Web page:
The station there was called Khormakser and it was just, it was, one of my friends said, it was one thin layer of paper from hell. The humidity was generally about 90 and the temperature inside our aircraft out on the dispersals got up to 120 degrees Fahrenheit or more. And normally, we were wakened up at about 5:00 in the morning and had to be in our section at 6:00 and breakfast then was at 9:00. And we had to wear our topees, like our sun helmet hat all day or you could be put on charge if you didn’t. The rations were not very good. They were the equivalent of the British Army field rations and there was no beer or liquor available and the airman’s canteens are just tea, tea and more tea. So there was no pubs, restaurants or female companionship of any kind.

The bread was pretty bad. We used to hold our slices of bread up to the light so that we could see the insects had been baked into them, so we could pick them out. Of course, everybody lost weight. So every aircraft had to have that, had to have what we called the DI, a daily inspection every day. And you could be in real trouble if, if one of your, if an aircraft was about to take off and its radar failed because you should have made sure of that beforehand. That was the whole reason for the aircraft to exist, squadron to exist, because of its radar contact because with our radar, we could pick up blips of 100 miles and then a shorter range, we could switch to the ten mile range and then we could home right in on, on a submarine’s periscope or whatever it was that we were looking for, a ship and so forth. Mostly submarines because it, that time in the spring of 1942 was the worst time of the U-boats and so we were really out to, to really make sure that our ships could get through.

We also had a, another what was called IFF, identification friend or foe. A little box about a foot square. That was also part of the radar system and although it was separate. And that flashed out a code. Any aircraft coming towards you, with its radar on, could pick up the blip that this little box, the IFF box, put out. So you could tell if it was a friendly aircraft or not. If, if it wasn’t identified, it didn’t have its IFF on, then you could shoot it down because it probably wasn’t friendly. So all the fighter aircraft eventually had the IFF installed on them as well as other aircraft. So we had to make sure that the IFF set was working, which was still part of the radar system.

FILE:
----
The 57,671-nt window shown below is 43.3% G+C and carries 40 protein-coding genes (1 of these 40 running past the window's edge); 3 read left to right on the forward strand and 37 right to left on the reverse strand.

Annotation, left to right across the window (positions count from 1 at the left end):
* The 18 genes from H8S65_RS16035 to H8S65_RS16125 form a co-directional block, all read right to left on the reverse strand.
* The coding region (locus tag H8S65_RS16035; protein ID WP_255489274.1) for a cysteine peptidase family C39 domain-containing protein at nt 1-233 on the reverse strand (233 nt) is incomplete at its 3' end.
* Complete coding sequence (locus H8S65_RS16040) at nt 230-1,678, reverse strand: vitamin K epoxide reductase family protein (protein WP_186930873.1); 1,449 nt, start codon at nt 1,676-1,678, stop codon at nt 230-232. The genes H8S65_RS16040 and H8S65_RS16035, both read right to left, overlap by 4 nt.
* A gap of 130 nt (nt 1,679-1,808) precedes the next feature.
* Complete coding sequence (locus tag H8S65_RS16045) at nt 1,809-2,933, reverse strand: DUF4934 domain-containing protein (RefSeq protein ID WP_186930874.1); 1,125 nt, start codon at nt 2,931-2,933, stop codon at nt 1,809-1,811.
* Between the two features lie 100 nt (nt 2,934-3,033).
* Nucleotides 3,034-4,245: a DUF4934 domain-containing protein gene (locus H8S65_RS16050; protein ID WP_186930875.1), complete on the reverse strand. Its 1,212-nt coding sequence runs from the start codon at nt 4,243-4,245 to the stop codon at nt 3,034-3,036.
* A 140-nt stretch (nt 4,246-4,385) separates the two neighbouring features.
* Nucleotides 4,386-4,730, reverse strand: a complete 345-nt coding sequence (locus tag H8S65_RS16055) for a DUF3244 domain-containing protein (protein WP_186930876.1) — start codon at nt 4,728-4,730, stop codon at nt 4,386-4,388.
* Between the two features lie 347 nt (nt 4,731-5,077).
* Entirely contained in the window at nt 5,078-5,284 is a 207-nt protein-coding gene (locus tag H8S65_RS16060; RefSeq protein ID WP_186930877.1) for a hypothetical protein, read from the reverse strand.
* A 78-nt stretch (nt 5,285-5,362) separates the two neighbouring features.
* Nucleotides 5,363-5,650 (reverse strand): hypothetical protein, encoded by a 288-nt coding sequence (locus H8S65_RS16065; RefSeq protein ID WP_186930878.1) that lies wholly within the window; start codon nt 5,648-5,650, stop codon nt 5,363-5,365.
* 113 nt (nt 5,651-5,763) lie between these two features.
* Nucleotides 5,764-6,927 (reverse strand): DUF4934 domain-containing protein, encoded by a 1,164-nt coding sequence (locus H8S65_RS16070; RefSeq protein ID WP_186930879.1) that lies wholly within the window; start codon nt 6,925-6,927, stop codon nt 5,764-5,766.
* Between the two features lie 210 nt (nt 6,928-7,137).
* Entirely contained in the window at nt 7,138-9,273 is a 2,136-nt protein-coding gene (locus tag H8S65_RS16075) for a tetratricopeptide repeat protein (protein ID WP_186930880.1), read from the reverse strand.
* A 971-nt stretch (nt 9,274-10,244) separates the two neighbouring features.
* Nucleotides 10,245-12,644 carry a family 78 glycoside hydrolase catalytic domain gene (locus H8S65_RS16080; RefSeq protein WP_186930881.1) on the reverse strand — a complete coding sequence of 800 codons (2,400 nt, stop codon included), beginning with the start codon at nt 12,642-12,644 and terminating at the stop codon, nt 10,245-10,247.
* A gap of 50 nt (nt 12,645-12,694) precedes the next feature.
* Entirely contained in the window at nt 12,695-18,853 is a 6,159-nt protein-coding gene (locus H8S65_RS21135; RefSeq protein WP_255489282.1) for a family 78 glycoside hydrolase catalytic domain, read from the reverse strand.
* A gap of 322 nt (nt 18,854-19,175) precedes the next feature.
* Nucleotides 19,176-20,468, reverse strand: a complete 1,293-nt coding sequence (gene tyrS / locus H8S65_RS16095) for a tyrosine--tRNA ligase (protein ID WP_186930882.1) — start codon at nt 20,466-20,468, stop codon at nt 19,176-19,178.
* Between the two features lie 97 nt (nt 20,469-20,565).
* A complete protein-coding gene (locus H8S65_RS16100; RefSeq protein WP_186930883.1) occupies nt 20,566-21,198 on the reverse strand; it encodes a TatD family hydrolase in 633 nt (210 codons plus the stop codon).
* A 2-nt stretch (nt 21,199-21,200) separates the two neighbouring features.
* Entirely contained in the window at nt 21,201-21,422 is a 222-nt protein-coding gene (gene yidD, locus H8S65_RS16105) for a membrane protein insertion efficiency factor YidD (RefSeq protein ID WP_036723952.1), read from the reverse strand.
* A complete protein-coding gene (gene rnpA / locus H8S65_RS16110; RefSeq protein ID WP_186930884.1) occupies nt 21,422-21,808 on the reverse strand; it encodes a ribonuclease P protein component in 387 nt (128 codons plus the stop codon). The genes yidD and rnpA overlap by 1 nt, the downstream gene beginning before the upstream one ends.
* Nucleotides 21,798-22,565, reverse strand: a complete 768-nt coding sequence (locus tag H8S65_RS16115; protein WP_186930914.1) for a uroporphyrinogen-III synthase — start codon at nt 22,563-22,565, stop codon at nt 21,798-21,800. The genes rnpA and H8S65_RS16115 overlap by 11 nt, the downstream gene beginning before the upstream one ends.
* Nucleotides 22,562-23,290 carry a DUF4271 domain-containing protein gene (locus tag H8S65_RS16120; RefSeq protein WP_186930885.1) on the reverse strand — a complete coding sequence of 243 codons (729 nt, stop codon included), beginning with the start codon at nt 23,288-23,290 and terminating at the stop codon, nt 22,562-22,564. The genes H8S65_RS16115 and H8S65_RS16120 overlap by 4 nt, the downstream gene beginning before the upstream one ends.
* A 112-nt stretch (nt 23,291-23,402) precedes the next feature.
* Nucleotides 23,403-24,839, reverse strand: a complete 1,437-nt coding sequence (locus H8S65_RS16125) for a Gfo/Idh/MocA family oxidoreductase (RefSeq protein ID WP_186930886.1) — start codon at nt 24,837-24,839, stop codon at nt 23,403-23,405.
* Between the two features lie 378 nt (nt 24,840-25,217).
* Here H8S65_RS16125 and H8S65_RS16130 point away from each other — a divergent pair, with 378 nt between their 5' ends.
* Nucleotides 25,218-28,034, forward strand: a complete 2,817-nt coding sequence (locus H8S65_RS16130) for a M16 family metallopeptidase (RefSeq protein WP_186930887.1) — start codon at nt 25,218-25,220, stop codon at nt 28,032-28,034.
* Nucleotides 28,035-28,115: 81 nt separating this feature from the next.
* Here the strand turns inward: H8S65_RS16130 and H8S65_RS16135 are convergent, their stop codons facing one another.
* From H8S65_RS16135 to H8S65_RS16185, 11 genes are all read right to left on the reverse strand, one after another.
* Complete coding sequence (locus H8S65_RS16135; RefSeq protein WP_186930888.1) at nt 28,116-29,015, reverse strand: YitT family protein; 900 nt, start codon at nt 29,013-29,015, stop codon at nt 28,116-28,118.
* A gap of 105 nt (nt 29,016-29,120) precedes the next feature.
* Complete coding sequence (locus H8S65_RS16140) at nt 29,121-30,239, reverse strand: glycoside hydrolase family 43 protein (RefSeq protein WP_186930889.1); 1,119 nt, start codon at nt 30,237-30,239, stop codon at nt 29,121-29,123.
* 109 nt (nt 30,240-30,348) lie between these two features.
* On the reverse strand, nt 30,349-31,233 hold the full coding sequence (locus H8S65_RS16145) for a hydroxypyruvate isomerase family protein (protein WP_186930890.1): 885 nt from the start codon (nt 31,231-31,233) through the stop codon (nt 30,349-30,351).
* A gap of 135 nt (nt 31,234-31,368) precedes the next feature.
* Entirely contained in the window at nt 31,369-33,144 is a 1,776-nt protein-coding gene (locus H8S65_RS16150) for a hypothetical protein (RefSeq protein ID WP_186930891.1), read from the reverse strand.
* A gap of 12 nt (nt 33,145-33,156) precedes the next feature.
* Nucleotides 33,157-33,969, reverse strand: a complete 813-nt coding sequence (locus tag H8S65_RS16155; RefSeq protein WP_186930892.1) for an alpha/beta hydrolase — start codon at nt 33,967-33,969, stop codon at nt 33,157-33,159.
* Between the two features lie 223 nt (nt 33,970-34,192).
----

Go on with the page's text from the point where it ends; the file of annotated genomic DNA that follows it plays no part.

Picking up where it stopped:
Once in a while, I, I think of aircraft that crash landed right in our own airfield, trying to take off and they crashed and burned, and feel terrible for the, the guys inside it that couldn’t get out. That was terrible. Another, other times, you had a, a bad time and I was on Saint Eval in Cornwall, down at Land’s End. And our aircraft were taking off and one of the ground crew, I was going out to wave them off and pull out the chocks from in front of their wheels, and one of my friends and air crew said, “Harry, go over and get me the camera out of H for Harry over there, I want that.” Because we used to take photographs of whatever, of squadrons or submarines, whatever we had. And so I went over and I got it and I handed it up to him and, and shut the door and pulled the chocks out and gave them the thumbs up sign and he went away and unfortunately, they didn’t make it back. On the way back, the clouds had come in and they couldn’t find the airfield and they were sent up north and they couldn’t find that, so they came back to our airfield and they thought they saw the runway in, in the fog but they didn’t. They crashed into a hillside.

And that still reverberates, you know. It, it’s, you feel so sorry for the fellows that, that got left behind. And on August the 12th, the [SS] Isle de France sailed into Halifax with General [H.D.G.] Crerar, myself onboard. And I’ll never forget that moment because the bands were playing and everybody was cheering and shouting and boy, what a wonderful welcome home.